Better future for kids
AFTER being postponed twice, Lismore's NAIDOC Day celebrations went ahead under sunny skies yesterday.
Hundreds of people gathered in Heritage Park for music from indigenous bands and local primary schools, rides, a barbecue lunch and information from community organisations.
Several Gold Coast Suns AFL players attended the event and talked with Indigenous children.
Arguably the most relieved person on the day was the event's organiser, Lismore City Council community development officer Lee-Ann Emzin.
"The wet weather cancelled the first day and when the oldest Bundjalung woman passed on it got cancelled a second time out of respect for her family," Ms Emzin said.
"She's up there looking over us and she brought the sun for us today."
Many community organisations, including the Aboriginal Child and Family Network provided health and social information to attendees.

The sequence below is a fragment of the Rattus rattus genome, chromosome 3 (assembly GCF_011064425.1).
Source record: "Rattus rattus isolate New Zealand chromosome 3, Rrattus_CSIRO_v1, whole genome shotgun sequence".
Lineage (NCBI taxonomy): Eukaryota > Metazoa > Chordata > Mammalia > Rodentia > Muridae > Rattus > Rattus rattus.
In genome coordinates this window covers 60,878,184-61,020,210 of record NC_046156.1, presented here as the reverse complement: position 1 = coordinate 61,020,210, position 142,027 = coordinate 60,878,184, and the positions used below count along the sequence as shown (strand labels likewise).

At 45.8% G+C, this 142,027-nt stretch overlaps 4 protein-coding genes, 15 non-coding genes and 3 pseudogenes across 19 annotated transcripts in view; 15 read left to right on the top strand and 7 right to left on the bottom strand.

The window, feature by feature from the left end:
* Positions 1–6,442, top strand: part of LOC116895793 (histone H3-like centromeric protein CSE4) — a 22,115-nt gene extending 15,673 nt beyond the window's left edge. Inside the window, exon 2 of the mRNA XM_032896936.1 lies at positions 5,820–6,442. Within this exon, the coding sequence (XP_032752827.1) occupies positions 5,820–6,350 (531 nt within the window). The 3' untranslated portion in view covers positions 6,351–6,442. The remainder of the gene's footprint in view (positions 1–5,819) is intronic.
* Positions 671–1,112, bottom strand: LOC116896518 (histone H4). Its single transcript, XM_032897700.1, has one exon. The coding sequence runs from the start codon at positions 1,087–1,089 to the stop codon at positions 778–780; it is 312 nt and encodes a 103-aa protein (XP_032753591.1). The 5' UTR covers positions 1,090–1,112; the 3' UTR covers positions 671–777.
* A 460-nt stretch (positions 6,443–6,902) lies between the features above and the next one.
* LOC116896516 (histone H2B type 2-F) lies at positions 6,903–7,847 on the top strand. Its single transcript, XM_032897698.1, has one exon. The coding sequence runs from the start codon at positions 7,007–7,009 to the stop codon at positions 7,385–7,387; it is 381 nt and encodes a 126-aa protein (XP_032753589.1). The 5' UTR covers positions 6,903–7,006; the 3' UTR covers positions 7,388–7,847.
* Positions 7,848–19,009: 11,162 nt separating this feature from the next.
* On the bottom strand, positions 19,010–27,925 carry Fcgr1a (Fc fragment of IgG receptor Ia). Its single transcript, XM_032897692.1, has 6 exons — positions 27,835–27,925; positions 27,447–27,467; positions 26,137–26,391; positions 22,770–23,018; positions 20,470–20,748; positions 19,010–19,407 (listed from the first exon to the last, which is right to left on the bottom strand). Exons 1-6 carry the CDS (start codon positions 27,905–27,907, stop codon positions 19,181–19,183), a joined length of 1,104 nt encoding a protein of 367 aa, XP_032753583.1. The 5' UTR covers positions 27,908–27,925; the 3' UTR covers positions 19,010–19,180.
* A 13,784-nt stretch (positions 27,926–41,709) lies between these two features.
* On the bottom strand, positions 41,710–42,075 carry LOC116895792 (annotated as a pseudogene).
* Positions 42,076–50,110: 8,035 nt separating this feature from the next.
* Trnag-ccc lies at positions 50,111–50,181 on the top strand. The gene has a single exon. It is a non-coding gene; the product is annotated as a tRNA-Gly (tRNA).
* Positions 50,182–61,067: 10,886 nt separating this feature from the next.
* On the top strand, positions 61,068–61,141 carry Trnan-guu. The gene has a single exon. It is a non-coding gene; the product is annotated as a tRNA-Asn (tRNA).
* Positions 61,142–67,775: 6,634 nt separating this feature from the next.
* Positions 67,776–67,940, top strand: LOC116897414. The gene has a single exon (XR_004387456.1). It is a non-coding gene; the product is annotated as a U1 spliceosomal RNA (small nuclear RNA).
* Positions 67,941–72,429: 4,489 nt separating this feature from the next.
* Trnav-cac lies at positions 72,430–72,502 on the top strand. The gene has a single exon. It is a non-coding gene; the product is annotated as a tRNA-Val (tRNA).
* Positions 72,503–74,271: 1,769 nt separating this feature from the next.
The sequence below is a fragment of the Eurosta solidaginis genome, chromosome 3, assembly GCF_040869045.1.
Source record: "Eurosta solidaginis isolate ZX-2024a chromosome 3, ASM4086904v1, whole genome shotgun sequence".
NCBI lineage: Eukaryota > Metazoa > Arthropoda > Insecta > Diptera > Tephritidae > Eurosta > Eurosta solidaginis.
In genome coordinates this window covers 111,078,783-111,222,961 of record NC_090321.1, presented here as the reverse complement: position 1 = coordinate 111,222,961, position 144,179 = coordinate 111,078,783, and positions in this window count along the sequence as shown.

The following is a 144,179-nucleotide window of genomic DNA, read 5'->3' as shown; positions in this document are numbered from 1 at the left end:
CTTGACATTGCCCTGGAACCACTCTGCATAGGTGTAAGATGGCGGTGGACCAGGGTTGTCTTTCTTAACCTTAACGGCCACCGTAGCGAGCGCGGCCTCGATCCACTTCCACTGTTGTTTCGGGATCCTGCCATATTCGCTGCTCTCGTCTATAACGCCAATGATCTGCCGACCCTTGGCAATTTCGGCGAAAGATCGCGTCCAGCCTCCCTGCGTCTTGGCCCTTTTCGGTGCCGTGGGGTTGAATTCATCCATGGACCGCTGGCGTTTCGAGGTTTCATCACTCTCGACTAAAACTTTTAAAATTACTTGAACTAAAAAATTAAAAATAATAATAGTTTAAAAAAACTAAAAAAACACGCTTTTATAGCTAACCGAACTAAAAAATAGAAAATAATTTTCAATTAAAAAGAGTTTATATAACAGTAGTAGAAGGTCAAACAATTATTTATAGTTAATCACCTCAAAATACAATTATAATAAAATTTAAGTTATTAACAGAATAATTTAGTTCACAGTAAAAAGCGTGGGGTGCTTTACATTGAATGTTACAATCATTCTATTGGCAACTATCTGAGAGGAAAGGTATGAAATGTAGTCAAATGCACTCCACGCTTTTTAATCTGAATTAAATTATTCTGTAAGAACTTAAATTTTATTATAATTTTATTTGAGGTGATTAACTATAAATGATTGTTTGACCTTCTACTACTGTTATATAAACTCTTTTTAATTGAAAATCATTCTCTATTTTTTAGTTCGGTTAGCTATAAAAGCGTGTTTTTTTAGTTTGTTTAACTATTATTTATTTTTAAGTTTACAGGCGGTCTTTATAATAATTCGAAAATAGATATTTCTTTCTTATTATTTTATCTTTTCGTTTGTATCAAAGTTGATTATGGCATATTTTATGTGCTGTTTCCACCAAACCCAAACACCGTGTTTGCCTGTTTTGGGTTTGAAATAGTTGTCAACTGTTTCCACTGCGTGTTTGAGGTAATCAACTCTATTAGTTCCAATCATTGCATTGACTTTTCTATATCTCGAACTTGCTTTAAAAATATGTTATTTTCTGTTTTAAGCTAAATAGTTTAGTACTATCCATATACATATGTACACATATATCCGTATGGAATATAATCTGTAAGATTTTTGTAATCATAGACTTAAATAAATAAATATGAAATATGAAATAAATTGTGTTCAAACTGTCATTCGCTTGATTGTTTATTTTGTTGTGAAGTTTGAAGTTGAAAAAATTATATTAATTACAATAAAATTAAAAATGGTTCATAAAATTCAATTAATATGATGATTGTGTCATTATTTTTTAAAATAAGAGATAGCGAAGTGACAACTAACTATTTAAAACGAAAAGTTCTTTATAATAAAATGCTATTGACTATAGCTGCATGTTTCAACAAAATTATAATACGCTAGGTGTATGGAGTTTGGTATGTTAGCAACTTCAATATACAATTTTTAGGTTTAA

Ms Emzin said the information would ultimately benefit local indigenous children.
"There's a lot of information for families to pass on to their kids," she said.
"We've got a lot of healthy lifestyle stuff here today because we hope to build a better future with the kids coming through."
"My generation had its struggles, but we want things to get easier as we go along."
New Zealander Peter McKay and his indigenous partner said the event was particularly important for their children.
"My kids are half-Aboriginal, so it's a special day that they should respect. It's their heritage," Mr McKay said.
Indigenous local John Harris said peoples' attitudes towards Aboriginal people in the Lismore area have changed over the years.
"Now people walk up and say hello to you in the street, but when I was kid you got nothing," he said.